CAN A DRONE LIFT A PERSON?

How Much Weight Can A Drone Lift?

Can A Drone Lift A Person?

Fantasising about the life of a bird? Could you even be able to fly on your own? Or how could things like that even be made possible? Can a drone lift a person, or fly it even around for a longer time? It is a question that you might have had since you ever heard about drones.

As the drone technology advanced rapidly, the first generation bulky drones have now een replaced with drones that are no larger than your hand. The technique developed quick and now you can fly a drone without being a professional pilot. Manufacturers have already built drones for all kind of purposes. From taking great videos of your holiday to delivering parcels, spraying crops or surveillance. It was only a matter of time to see a drone being built that could lift a person and fly it around. That moment came at CES 2016 in Las Vegas, where Chinese drone manufacturer Ehang unveiled the Ehang 184 drone that was designed to carry and fly a person around.

Here you can see a determined aerial enthusiast already built a custom-manufactured drone, before the Ehang 184 was even born. This custom drone has 54 motors and could carry and fly a person for 10 minutes!

Human Carrying Drone

EHang 184

The Ehang 184 was introduced with much fanfare after it demonstrated the ability to transport human from point A to point B.

The developers claim to be able to carry one person with a small bag for 23 minutes at an average speed of 62mph (100km/h). To go for another run, the batteries take about 2 to 4 hours to recharge. The structure of the drone is a mix of carbon fibre composite material and aluminium alloy. Have a look at the video! This is where the future is heading to.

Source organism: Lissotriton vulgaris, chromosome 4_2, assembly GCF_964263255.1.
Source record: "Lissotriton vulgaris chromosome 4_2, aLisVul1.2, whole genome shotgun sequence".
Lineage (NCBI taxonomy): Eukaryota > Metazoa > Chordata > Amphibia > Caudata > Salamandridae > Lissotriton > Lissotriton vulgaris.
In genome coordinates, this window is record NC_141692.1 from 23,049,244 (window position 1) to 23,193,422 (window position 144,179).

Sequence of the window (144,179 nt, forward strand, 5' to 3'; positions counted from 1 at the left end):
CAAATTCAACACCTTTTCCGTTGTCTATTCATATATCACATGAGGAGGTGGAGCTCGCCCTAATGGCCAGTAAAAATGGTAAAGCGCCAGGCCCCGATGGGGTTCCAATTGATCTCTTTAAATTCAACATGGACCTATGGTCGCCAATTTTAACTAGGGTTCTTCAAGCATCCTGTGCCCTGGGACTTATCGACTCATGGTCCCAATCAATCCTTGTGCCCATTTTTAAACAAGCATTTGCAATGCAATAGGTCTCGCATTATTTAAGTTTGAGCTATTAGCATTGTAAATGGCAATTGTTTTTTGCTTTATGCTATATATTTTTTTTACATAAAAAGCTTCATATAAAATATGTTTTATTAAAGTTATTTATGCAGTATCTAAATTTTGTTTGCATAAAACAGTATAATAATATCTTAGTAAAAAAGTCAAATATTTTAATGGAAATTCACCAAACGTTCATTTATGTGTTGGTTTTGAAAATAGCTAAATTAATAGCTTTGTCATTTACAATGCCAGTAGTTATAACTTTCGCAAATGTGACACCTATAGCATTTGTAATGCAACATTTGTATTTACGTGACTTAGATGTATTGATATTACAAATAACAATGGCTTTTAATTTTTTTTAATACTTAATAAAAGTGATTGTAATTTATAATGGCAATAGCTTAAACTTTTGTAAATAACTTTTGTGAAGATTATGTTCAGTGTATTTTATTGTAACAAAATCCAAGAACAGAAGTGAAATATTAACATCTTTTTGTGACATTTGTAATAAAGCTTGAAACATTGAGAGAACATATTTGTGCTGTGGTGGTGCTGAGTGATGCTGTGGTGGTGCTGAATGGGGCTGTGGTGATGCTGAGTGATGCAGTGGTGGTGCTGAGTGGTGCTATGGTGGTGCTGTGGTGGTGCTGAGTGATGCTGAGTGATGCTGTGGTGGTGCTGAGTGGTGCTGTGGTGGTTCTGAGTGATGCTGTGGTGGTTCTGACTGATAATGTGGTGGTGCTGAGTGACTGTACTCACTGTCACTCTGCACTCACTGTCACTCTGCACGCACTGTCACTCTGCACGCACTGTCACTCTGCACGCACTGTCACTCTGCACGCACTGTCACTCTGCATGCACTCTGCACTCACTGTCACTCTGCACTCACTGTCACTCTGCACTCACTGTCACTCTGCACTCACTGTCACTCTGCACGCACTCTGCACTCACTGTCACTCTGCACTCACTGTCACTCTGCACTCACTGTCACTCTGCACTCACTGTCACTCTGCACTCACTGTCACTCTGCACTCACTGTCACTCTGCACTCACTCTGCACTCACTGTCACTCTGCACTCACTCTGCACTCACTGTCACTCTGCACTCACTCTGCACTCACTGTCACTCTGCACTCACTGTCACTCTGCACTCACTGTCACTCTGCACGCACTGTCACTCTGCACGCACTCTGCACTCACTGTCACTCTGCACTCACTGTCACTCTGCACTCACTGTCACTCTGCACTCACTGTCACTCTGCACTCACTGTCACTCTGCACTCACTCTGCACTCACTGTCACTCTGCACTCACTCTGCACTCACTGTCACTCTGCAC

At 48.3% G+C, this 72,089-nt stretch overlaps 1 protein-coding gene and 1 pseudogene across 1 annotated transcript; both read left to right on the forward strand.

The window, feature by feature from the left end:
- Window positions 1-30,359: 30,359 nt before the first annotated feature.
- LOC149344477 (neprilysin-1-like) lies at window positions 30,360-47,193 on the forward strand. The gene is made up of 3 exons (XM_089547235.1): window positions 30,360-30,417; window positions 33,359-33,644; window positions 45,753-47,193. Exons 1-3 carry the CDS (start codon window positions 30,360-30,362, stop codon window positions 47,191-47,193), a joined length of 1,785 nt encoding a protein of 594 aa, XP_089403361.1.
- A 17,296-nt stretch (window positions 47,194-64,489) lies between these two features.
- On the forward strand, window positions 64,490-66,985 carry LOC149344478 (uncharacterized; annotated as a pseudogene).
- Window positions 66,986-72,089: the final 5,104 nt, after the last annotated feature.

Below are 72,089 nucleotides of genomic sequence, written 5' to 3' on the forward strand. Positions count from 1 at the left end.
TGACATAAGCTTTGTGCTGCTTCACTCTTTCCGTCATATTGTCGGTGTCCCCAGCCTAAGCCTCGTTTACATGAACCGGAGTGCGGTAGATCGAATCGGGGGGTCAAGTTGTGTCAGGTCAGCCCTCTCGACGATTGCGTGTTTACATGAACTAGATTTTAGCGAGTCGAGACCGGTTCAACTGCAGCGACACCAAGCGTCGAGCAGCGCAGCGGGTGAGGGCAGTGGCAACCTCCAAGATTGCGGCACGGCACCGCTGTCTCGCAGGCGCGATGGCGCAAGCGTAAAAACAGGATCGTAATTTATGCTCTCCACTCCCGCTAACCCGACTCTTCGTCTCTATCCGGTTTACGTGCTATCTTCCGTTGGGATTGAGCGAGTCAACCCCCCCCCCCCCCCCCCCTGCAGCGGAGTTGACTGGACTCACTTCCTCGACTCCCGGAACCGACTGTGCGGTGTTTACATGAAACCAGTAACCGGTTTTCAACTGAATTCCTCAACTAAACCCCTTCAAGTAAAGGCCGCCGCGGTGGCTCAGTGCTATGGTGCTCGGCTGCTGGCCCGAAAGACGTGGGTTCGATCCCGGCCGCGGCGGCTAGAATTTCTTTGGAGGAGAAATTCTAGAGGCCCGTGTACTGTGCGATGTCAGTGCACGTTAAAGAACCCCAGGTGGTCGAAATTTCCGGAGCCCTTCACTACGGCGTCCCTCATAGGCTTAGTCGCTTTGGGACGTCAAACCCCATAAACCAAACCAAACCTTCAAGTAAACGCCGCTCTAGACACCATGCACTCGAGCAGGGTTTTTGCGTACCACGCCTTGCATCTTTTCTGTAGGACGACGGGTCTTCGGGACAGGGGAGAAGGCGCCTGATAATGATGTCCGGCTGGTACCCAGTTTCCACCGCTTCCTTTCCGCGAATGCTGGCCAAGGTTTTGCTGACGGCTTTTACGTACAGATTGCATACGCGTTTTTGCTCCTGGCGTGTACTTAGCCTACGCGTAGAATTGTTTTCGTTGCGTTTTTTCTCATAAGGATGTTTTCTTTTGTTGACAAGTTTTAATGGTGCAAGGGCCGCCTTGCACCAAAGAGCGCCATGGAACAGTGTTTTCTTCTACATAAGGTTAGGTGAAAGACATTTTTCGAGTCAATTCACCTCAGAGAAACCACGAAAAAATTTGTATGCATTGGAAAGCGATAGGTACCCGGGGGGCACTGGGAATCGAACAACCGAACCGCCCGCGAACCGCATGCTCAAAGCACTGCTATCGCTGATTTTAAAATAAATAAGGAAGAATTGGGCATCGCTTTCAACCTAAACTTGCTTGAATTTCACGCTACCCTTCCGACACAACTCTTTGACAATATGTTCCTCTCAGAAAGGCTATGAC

It will take many years for you and me to buy and fly a drone like this. Flying a drone is currently banned in many countries and in some even fully restricted.

Many governments and authorities are concerned about how to safely integrate small drones into the airspace along with commercial aircraft. When this is safely integrated in the airspace, the next step will probably be integrating delivery drones.

Once done, drones that fly or are operated by people could be next. As a pilot licence is very pricy, it is more likely that future drones will be operated fully autonomous. Several succesful autonomous flight tests have been performed with the Ehang 184, but that is no guarantee for authorities at this moment. Autonomous driving cars are not even approved yet, so what to think even about autonomous flying drones?

Flying people around in drones is a very exciting development and keeps us even more interested in future technology. For now, all we can do, is just to keep commuting with our Volkswagen’s, Toyota’s, buses or metros to get us from A to B. But the future in the air will be even brighter!


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